The Virginia Gazette

June 8, 1769. Number 941. Page 3, Column 1

For SALE, A SQUARE of four lots of half an acre each on the main street in Fredericksburg, on which are the following improvements, viz. My dwelling-house, consisting of seven good rooms and a large airy passage, six fireplaces, three good cellars, and three large closets; the garden extends from the main street to the back street, and contains about an acre of ground; at the north west end is a high freestone wall; a commodious kitchen and laundry under one roof, with four fireplaces, the rooms being all plaistered; two common kitchens, for servants; dairy, smokehouse, and all other convenient houses and yards for wood, poultry, &c a coach house and stables for above 20 horses, and a cooper's shop, also a large storehouse, warehouse, and cellar, and salt sheds, under one roof, on the main street; all which are but little more than 100 yards from the river side, where small ships may lay close to the shore.

Also my FARM adjoining the town, at the lower end, extending about half a mile down the river, where the channel is close to the shore, and runs near two miles back; the whole is very rich land, and is a complete far, having now on it a flourishing crop of wheat from 103 bushels of wheat sowed, which may be expected to produce 2000 bushels, besides barley, oats, rye, pease, and Indian corn, of which last I generally make 250 barrels a year, and the whole only with eight hands and four horses, from which the value of it may be easily judged. On it are about 30 acres of meadow ground, part in meadow, and the rest cleared; but the most valuable part of it is a level piece of ground next to the town line from the river back, which one day or other must be added to the town, and I doubt not will yield as good a price as the lots I have already sold and added to the town, wich have produced me about 2500. It is well known that Fredericksburg commands an extensive trade from the back country, and must increase as the back settlements increase, being at the head of navigation.

I have also a valuable little mill, with bolting cloths, within the bounds of the town, the profits of which in the flower manufacture is about 100 a year; and about 100 yards from it, on the Hazel run, is an extraordinary situation for a complete merchant mill, that may be made to yield a profit of 4 or 500 a year, and not cost more than 6 or 700 for everything complete, a good quarry of freestone not being more than 100 yards from the spot, and a battoe may be brought by the tide within a small distance of the mill door, the river, where sea vessels may lie close to the shore, not exceeding a quarter of a mile from the place where the mill must stand. All these advantages render this estate of great value, in the sale of which I will not be my own judge, but leave it to indifferent Gentlemen, whose opinion I will abide by, or forfeit 50 to the person intending to purchase, provided he will do the same if he does not abide by it also.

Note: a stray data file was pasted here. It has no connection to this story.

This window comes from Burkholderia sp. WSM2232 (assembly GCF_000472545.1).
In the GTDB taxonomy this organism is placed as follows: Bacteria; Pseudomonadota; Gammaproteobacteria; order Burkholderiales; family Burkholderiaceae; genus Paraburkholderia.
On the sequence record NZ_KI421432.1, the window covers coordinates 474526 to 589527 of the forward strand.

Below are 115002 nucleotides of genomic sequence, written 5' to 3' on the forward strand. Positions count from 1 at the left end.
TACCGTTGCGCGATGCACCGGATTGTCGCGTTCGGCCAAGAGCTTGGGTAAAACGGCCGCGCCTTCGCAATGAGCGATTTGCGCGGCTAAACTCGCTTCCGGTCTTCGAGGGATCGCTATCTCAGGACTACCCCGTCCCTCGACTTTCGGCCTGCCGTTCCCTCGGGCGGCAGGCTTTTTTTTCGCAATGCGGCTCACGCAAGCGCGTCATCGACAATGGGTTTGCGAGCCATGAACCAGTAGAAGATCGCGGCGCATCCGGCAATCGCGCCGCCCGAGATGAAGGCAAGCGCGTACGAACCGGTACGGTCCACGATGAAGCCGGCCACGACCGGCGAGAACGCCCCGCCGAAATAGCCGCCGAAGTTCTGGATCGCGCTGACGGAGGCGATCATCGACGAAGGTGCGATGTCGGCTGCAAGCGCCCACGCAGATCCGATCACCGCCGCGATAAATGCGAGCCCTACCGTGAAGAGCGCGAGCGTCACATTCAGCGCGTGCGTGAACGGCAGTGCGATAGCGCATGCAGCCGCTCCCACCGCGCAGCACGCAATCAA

Two lots and houses where Mr. James Hume lately lived, in the most pleasant situation on the main street in Fredericksburg; the dwelling-house has six good rooms in it, with brick chimnies, and extraordinary good cellars, convenient outhouses and yards, and an exceeding good well.

Also fifteen unimproved lots, within the bounds of Fredericksburg.

Also a tract of about 3000 acres of land in the county of Albemarle, on the three forks of Pretty's creek, falling into James river, on which is a large body of valuable low grounds above two miles in extent, with houses and improvements sufficient for 15 hands, and produces extraordinary crops and stocks. This estate has about 20 slaves on it, with fine stocks in proportion, which I would choose to sell altogether, at a moderate price, to any Gentleman who wants an estate already stocked and improved to his hands, together with the corn and fodder that may be made there this year.

Also a tract of 1500 acres of very good land, running three miles on the Hedgman river in Culpeper county.

Also a valuable tavern at Culpeper courthouse, in Fairfax town, a large commodious house, with all convenient outhouses, stable, garden, &c. It has vast custom, and rents at present but for 45 a year, though worth much more.

Also a valuable tract adjoining the said town of Fairfax, belonging to Mr. Roger Coleman, containing 220 acres of rich land; as also 20 lots of ground, of half an acre each, in the said town, one of which is improved with a good dwelling-house with brick chimnies, and other convenient outhouses. On the land is a large quantity of meadow ground, and a good pasture. There cannot be a more profitable place for tradesmen or manufacturers to settle at in Virginia than this spot, being surrounded by a thick neighbourhood and rich lands.

Any person inclinable to purchase either of the above tracts, lots, or houses, will find either of them a good bargain, and worth their while to apply to me at Fredericksburg.

Roger Dixon.